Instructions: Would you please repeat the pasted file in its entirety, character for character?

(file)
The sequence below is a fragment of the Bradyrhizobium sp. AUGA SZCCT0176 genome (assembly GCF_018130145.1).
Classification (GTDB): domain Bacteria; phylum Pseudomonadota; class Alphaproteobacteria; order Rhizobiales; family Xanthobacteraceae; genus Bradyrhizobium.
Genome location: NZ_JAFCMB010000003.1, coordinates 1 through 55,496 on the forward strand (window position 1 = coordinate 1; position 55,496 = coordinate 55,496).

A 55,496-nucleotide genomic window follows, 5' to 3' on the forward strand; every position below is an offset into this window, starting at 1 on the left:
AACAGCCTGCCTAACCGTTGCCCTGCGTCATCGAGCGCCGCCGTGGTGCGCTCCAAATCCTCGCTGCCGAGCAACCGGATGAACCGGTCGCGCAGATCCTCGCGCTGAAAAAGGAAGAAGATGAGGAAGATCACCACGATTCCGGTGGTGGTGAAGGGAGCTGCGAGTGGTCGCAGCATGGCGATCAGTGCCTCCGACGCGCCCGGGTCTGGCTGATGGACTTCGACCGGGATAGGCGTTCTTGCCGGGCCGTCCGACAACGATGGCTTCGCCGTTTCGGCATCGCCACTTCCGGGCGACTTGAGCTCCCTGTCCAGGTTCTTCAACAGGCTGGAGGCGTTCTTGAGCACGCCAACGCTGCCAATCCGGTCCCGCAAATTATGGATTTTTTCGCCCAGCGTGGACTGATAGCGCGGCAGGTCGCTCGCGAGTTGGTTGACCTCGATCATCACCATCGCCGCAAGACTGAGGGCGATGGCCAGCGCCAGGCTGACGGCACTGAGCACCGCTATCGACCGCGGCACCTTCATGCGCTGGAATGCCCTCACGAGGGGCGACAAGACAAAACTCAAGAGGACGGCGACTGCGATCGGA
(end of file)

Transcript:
The sequence below is a fragment of the Bradyrhizobium sp. AUGA SZCCT0176 genome (assembly GCF_018130145.1).
Classification (GTDB): domain Bacteria; phylum Pseudomonadota; class Alphaproteobacteria; order Rhizobiales; family Xanthobacteraceae; genus Bradyrhizobium.
Genome location: NZ_JAFCMB010000003.1, coordinates 1 through 55,496 on the forward strand (window position 1 = coordinate 1; position 55,496 = coordinate 55,496).

A 55,496-nucleotide genomic window follows, 5' to 3' on the forward strand; every position below is an offset into this window, starting at 1 on the left:
AACAGCCTGCCTAACCGTTGCCCTGCGTCATCGAGCGCCGCCGTGGTGCGCTCCAAATCCTCGCTGCCGAGCAACCGGATGAACCGGTCGCGCAGATCCTCGCGCTGAAAAAGGAAGAAGATGAGGAAGATCACCACGATTCCGGTGGTGGTGAAGGGAGCTGCGAGTGGTCGCAGCATGGCGATCAGTGCCTCCGACGCGCCCGGGTCTGGCTGATGGACTTCGACCGGGATAGGCGTTCTTGCCGGGCCGTCCGACAACGATGGCTTCGCCGTTTCGGCATCGCCACTTCCGGGCGACTTGAGCTCCCTGTCCAGGTTCTTCAACAGGCTGGAGGCGTTCTTGAGCACGCCAACGCTGCCAATCCGGTCCCGCAAATTATGGATTTTTTCGCCCAGCGTGGACTGATAGCGCGGCAGGTCGCTCGCGAGTTGGTTGACCTCGATCATCACCATCGCCGCAAGACTGAGGGCGATGGCCAGCGCCAGGCTGACGGCACTGAGCACCGCTATCGACCGCGGCACCTTCATGCGCTGGAATGCCCTCACGAGGGGCGACAAGACAAAACTCAAGAGGACGGCGACTGCGATCGGA